ABOLISH the ELECTORAL COLLEGE
by Harvey Wasserman / November 9, 2016
“For the sixth time in our history, a candidate for President of the United States may have won the popular vote and lost the White House. This must end. While the nation—and much of the world—shudders at the thought of a Donald Trump presidency, our electoral system has once again failed to deliver a formal victory to the person who got the most votes. Hillary Clinton appears to have won the nationwide popular vote. (The exact numbers will change as the vote count continues.) But Donald Trump’s Electoral College tally has exceeded the 270 Electoral College votes needed to take the White House. There is much more to tell about this. This year’s vote has once again been stripped and flipped by GOP Jim Crow segregationist tactics that disenfranchised millions of primarily African-American and Hispanic citizens.
Suffragettes demonstrating in support of universal suffrage. The Electoral College allowed states to disenfranchise women without consequence; a popular election system would have encouraged and precipitated women’s suffrage much sooner.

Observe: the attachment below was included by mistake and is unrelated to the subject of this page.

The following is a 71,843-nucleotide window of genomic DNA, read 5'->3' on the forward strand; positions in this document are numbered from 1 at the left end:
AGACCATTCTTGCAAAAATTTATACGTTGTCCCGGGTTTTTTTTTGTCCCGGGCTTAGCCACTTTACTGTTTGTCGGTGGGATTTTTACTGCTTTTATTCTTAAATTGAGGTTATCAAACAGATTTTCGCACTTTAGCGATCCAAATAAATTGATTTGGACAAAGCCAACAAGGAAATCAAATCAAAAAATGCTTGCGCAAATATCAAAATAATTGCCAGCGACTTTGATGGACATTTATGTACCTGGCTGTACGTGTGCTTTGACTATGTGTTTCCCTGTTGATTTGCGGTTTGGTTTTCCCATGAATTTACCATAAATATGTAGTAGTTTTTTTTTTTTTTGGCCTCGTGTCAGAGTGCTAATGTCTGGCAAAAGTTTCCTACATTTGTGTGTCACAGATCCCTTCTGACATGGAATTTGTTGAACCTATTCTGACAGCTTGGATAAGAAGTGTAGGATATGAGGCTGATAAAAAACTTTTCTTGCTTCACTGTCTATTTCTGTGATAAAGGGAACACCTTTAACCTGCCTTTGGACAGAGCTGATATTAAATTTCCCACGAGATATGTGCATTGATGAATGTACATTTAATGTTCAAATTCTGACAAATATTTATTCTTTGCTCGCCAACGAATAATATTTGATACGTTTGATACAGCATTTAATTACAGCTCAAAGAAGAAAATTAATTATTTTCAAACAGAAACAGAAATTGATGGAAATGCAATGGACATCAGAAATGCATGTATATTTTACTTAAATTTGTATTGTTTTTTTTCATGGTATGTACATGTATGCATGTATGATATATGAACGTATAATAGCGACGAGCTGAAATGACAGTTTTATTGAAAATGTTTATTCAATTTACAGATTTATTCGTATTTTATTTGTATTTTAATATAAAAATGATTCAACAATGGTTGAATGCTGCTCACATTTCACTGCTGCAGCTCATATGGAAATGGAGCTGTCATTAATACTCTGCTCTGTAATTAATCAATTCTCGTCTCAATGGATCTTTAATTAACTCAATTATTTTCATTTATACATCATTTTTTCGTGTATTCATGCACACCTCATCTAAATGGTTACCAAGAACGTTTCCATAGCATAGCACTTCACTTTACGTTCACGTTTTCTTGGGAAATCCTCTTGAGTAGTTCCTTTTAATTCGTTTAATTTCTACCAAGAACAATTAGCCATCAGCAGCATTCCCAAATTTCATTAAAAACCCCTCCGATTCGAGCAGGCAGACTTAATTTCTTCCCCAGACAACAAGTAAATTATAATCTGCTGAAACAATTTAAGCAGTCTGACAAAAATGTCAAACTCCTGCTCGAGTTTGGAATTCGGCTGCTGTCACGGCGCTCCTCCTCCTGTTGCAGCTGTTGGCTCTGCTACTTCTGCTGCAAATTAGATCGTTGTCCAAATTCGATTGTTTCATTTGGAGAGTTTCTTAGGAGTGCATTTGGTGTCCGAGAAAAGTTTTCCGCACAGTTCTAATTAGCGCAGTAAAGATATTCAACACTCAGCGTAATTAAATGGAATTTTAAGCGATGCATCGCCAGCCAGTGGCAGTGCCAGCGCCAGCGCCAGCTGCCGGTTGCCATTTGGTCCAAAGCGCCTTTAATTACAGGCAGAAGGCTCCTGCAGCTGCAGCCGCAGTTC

But if the current vote tallies continue roughly they way they are, Donald Trump will join Thomas Jefferson, John Quincy Adams, Rutherford B. Hayes, Benjamin Harrison, and George W. Bush as presidents who lost the popular vote but still took the nation’s highest office, in every case with huge impacts. The Electoral College was established at the 1787 Constitutional Convention to prevent the public from voting directly on our national leader. Ostensibly, it was meant in part to protect small states from being bullied by bigger ones. It also installed a “three-fifth bonus” that gave plantation owners a 60 percent headcount for their slaves. The ruse was counted into Congressional districting, giving the south a distinct advantage over the northern free states. That’s why every President from Jefferson to Lincoln either owned slaves or had a vice president who did.
In 1800, Jefferson beat the incumbent John Adams in an Electoral College swung by “bonus votes” that came from slaves who could not actually cast them. In 1824, John Quincy Adams made a deal with Kentucky slaveowner Henry Clay to steal the presidency from Andrew Jackson, who had beaten Adams by about 50,000 popular votes. In 1876, Republican Rutherford B. Hayes lost to Democrat Samuel Tilden by about 250,000 votes. But the GOP used federal troops in the south to shift enough Electoral College votes to create a deadlock. Hayes then became president by agreeing to remove those troops and end Reconstruction, a catastrophe for southern blacks and a triumph for the Jim Crow segregation that has defined our national politics ever since. In 1888, Republican Benjamin Harrison lost the popular vote to incumbent Democrat Grover Cleveland but became president anyway. Cleveland won back the White House in 1892.